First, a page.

[Fwd] Low-End Workstations

From: Yakov Horenstein (yakov@planet.it)
Date: Tue Apr 07 1998 - 10:30:45 EEST

Is Your Company Prepared for Wintel's Invasion of the World Market For
Low-End Workstations?
(PR Newswire; 04/06/98)

MOUNTAIN VIEW, Calif., April 6 /PRNewswire/ Are you prepared for the
changes that will accompany the recent introduction of Wintel systems to
the desktops of the world's technical computer users? In 1997, as Wintel
systems finally became competitive, they began to collide with already
established RISC/UNIX low-end workstations, creating not only the tactical
concerns of intra-segment competition, but the strategic problems of
inter-segment competition.

According to recent strategic research by Frost & Sullivan, World Markets
for Low-End Workstations should see a substantial increase in units shipped
in 1998, as well as the first increase in revenues in four years. Some of
the factors leading to these market improvements include falling prices,
improvements in technology, and new market entrants. In order to navigate
successfully through the twists and turns this market will take in the
future, it is imperative that current market players and those considering
entrance into the market remain educated on market trends, issues, drivers
and restraints.

Analyzed by major segment, this research is divided into the Wintel
workstation market and the low-end RISC/UNIX workstation market, for
greater depth and clarity of market research exploration. Some factors
fueling the phenomenal future growth forecasted for the Wintel workstation
market include attractive price/performance, new graphics chips and
accelerators, and lower total cost of ownership (TCO). Factors driving the
low-end RISC/UNIX workstation market include a very large installed base,
strong preference among engineers for UNIX, and easy access to historical
UNIX-formatted data.

The dynamics of these two market segments are quite different. In the
Wintel workstation market, successful companies share many of the same
characteristics including well-established distribution channels and
established reputation for and technical knowledge of high-quality Wintel
PCs. Likewise, winning companies participating in the low-end RISC/UNIX
workstation market share the ability to respond to competition with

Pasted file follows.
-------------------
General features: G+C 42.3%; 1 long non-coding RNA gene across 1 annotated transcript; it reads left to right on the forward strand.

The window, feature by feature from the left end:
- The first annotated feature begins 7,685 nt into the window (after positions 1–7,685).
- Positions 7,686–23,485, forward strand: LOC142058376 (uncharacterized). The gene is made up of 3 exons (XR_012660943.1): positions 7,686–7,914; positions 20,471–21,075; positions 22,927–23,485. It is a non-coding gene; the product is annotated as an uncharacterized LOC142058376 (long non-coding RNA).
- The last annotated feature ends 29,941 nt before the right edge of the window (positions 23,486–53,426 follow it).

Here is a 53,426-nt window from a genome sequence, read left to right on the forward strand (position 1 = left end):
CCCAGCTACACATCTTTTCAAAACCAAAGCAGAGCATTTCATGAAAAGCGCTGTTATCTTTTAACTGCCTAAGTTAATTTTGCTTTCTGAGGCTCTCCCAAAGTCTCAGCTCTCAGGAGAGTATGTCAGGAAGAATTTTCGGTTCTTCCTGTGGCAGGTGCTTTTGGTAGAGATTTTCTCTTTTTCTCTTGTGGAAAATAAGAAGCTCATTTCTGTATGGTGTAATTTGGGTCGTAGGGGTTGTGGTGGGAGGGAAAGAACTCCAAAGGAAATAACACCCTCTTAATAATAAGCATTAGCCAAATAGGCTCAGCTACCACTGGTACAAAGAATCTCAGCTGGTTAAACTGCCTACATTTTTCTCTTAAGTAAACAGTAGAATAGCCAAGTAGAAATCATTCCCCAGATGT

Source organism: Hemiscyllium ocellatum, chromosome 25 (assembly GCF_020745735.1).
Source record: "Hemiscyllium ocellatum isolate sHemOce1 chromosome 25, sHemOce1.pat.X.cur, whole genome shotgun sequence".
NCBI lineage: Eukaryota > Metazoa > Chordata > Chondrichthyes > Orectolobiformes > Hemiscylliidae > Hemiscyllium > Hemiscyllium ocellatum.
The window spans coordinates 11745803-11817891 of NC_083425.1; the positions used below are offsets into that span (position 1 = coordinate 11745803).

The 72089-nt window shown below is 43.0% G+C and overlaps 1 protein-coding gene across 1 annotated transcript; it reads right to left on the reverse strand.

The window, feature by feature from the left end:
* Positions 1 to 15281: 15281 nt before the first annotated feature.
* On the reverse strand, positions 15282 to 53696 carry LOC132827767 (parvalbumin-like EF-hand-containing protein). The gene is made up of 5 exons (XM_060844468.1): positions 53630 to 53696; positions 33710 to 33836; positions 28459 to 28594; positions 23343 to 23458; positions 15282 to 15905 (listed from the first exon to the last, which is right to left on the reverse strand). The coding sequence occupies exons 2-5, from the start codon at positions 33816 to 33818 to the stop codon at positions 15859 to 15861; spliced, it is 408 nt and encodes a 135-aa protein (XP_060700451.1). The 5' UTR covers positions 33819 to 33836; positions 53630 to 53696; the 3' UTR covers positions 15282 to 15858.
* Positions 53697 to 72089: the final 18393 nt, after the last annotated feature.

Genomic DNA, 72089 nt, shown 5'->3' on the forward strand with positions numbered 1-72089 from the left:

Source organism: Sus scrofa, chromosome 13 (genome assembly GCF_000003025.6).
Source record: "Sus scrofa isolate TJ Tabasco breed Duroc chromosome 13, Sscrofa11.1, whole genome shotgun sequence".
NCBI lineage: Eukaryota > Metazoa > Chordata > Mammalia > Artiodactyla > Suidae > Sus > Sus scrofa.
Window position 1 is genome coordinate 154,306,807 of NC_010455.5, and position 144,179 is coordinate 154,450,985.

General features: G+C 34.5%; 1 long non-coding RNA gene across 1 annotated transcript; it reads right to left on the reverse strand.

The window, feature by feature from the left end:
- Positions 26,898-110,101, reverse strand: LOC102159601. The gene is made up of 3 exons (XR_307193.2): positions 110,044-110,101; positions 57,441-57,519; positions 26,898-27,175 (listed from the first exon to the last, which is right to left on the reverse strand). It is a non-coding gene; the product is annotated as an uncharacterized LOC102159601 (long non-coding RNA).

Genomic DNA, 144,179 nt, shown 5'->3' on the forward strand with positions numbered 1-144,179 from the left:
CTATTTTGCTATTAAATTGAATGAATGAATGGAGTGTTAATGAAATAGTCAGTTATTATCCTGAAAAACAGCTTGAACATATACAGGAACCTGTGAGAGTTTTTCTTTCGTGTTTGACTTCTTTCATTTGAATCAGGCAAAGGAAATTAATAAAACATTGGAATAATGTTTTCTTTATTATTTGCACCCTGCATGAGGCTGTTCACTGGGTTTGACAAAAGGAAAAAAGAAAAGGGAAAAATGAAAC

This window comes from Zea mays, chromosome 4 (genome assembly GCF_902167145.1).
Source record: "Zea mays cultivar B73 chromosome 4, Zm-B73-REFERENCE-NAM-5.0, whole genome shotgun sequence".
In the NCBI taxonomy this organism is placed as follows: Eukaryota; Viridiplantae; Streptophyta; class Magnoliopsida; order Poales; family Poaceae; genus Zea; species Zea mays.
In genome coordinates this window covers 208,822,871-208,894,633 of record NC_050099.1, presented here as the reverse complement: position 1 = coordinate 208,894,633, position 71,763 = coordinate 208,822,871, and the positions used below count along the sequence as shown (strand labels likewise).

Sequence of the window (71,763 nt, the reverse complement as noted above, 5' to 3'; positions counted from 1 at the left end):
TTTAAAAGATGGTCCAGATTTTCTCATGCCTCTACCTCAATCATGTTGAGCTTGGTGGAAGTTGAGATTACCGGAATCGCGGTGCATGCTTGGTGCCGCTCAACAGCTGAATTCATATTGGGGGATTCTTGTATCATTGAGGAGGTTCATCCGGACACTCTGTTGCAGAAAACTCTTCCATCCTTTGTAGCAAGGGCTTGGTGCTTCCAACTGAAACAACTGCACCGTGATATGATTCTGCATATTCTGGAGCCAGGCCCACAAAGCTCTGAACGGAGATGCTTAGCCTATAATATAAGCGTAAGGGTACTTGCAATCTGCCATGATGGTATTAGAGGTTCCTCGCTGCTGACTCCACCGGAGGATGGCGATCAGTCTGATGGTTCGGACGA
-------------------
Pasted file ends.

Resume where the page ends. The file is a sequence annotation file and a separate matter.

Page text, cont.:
ever-lower system prices, as well as strong brand recognition in the
scientific and engineering communities. Because there is much to learn from
studying successful companies in any market, this study provides highly
motivated market players the chance to sneak a peak at the strategies of
those who are cashing in on this radically expanding market.

As the two technologies begin to occupy the same market space, an
increasing number of companies are offering both RISC and Wintel products.
According to Frost & Sullivan Information Technology Research Analyst Abha
Garg, "The established RISC community now faces new problems and choices
stemming from the Wintel invasion of the low-end workstation market. In
response, RISC vendors are forced to choose between trying to beat them,
trying to join them, or seeking market share and profits in other markets
by emphasizing more expensive, higher-end systems."

Technologies covered in this study include: Wintel and low-end RISC/UNIX

Companies participating in this market include: Acer Inc., Compaq Computer
Corporation, Core Microsystems, Inc., Dell Computer Corporation, Digital
Equipment Corporation, Gateway 2000, Inc., HAL Computer Systems, Inc.,
Hewlett Packard Company, Intergraph Corporation, International Business
Machines Corp., Invincible Technologies Corporation, MaxVision Corporation,
Micron Electronics, Inc., NCR Corporation, NeTpower, Inc., Ross
Technologies. Inc., Siemens Nixdorf Informationssysteme AG., Silicon
Graphics, Inc, Sun Microsystems, Inc., Tri- Star Computer Corporation, and
UMAX Technologies, Inc. Related companies include: Absoft Corporation,
AAccelGraphics, Inc, Advanced Visual Systems, Inc., Algor, Inc., Altair
Computing, Inc., AMAX Engineering Corp., Autodesk, Inc., BTG Inc., BOLData
Technology, Inc., Cadence Design Systems, Inc., Caliber Computer
Corporation, Carrera Computer Inc., DeskStation Technology, Inc., Diamond
MultiMedia Systems Inc., Dynamic Pictures, Inc., ELSA, AG., ELSA, Inc.,
Enter Software, Inc., Enterprise Software Products, Inc., eyeon Software,
Inc., Evans & Sutherland Computer Corporation, Fujitsu Ltd., Fujitsu
Microelectronics, Inc., Gemini Facilities Core Group, GrayTech Software,
Inc., Harmonic Software, Inc., Hash, Inc., HYMCO Technologies, Inc., Intel
Corporation, InterLinear Technology, Inc., Leadtek Research, Inc.,
Lightscape Technologies, Inc., Mark V Systems Ltd., MAYA Heat Transfer
Technologies, Microsoft Corporation, Mitsubishi Electronics America, Inc.,
Motorola, NAG (The Numerical Algorithm Group Ltd), NeoVision Hypersystems,
Inc., NEC CSD, Olivetti Computer Worldwide, Omnicomp Graphics Corporation,
Quantex Microsystems, Inc., Parametric Technology Corporation, Polywell
Computers Inc., Samsung, Sharp, Simucad, Inc., SolidWorks Corporation,
Surfware, Inc., Sybase, Inc., Syndesis Corporation, Synopsys, Inc., The
MathWorks, Inc., The Parkside Organization, Inc., UMAX Data Systems, Inc.,
ViaGrafix, Visionael Corporation, and Vobis Microcomputer AG.

This Information Technology Industry research has integrated the Market
Engineering consulting philosophy into the entire research process.
Critical phases of this research included: Identification of industry
challenges, market engineering measurements, strategic recommendations,
planning and market monitoring. All of the vital elements of this system
help the market participants navigate successfully through the world
markets for low-end workstations.

SOURCE Frost & Sullivan, 04/06/98
CONTACT: Rachel Putter of Frost & Sullivan, 650-237-4947, or fax,
650-903-0915 Web site: http://www.frost.com/

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